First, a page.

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Tesla shares: what to look for in upcoming Q1 results

Tesla’s share price entered 2022 at $1,200, before falling to $744 by 14 March. Having recovered to $1,068 today, the trillion-dollar trailblazer releases Q1 results on 20 April.

tesla Source: Bloomberg

Tesla's (NASDAQ: TSLA) share price was boosted earlier this week by its Saturday press release. The world’s largest EV manufacturer confirmed it had delivered 310,048 vehicles, 68% more than the 184,800 it delivered in Q1 2021.

CEO Elon Musk tweeted ‘this was an exceptionally difficult quarter due to supply chain interruptions and China zero Covid policy…outstanding work by Tesla team and key suppliers saved the day.’

Tesla shares closed on Monday at $1,146 but have since fallen back as investors digested the news. Despite another quarterly record, it still delivered 7,000 fewer cars than previously forecast.

In January, the CEO said he expected sales to grow by 50% in 2022, after generating a record £4.2 billion profit in 2021. And with Brent Crude remaining at a multi-year high, the steep up-front cost of EVs now compares more favourably to the rising prices of petrol and gas.

Moreover, Tesla is planning another stock split later this year, which historically has seen its share price rise.

So with deliveries confirmed, investors are likely to concentrate on some of the finer detail.

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Tesla share price: upcoming Q1 results

1) Supply chain squeeze

Global supply chains have felt the strain since the covid-19 pandemic began. However, Tesla is now facing further constraints on two fronts. The Russia-Ukraine war is seeing a squeeze on EV-critical metals including Palladium, Nickel, and Platinum, which are now trading at near-record highs.

Tesla raised its US prices twice in one week last month in response. Musk has previously warned that ‘in 2022, supply chain will continue to be the fundamental limiter of output across all factories. So, the chip shortage, while better than last year, is still an issue.’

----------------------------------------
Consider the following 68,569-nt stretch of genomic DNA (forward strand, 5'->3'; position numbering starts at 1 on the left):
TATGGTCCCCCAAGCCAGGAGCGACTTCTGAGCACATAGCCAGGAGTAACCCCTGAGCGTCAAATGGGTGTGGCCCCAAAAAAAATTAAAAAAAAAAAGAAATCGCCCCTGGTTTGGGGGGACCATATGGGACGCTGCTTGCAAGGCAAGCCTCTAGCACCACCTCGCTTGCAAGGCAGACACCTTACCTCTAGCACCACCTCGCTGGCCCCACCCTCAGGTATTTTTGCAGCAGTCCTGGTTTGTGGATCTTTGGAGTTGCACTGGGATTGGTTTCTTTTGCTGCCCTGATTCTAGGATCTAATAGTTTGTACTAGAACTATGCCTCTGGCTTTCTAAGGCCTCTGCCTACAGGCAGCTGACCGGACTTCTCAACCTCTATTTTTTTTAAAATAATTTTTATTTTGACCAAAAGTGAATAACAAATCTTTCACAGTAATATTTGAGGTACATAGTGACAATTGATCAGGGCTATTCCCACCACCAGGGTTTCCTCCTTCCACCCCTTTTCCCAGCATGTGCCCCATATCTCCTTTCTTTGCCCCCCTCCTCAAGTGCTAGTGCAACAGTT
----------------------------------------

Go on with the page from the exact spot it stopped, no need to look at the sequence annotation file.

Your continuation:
Simultaneously, China’s ‘zero-covid’ policy has tens of millions of citizens in lockdown, including the entire population of Shanghai.

The city is both the busiest port in the world and a global semiconductor hub. Tesla’s Shanghai ‘Giga factory’ has surpassed its flagship Fremont facility in production capacity, and finished 2021 with an annualized production rate of 800,000 cars. And it’s expected to eventually ramp up production to 1,000,000 cars a year. But with no end to lockdown in sight, and the plant closed for now, Q2 production figures could be in jeopardy.

2) Berlin and Austin ‘Giga factories’

After much delay, Tesla’s Berlin ‘Giga factory’ finally opened last month. Wedbush analyst Dan Ives argues a ‘major overhang’ has been removed from the EV maker, saying he ‘cannot stress the production importance of Giga Berlin to the overall success of Tesla’s footprint in Europe and globally.’ The factory will eventually ramp up production to 500,000 cars per year.

Meanwhile, Musk is inviting 15,000 people to the opening of another ‘Giga factory’ in Austin, Texas, which he claims is ‘gearing up to be the biggest party on Earth.’ The factory will also ultimately produce 500,000 cars annually.

However, Steve Box, founder of Environmental Stewardship, is concerned that the ‘managed depletion’ of water resources in the State could put a huge strain on both the local environment and Tesla’s logistics in the years to come.

Further details on either of these new factories, particularly on their potential impact on production numbers for r2022 could have a strong effect on the Tesla share price trajectory.

3) Regulatory issues

No stranger to controversy, Musk has often found himself in hot water with the US Securities and Exchange Commission (SEC). Many of his battles with the SEC have revolved around his use of Twitter.

After tweeting ‘funding approved’ to take Tesla private in 2018, he was forced to agree that some of his tweets would be pre-approved by a lawyer before being published. Musk is currently attempting to nullify this deal.

But he’s also under investigation for his November Twitter poll asking whether he should sell 10% of his stake in Tesla. And now, Reuters reports he may have broken US securities law over his share purchase of 9.2% of Twitter.

With a board seat, and as the largest shareholder, some investors are concerned that Twitter will distract him from running his EV company. While it’s unlikely that these regulatory issues will feature in official releases, Musk has previously veered off-topic on earnings calls.

Any comments, good or bad, could be reflected in the Tesla share price.

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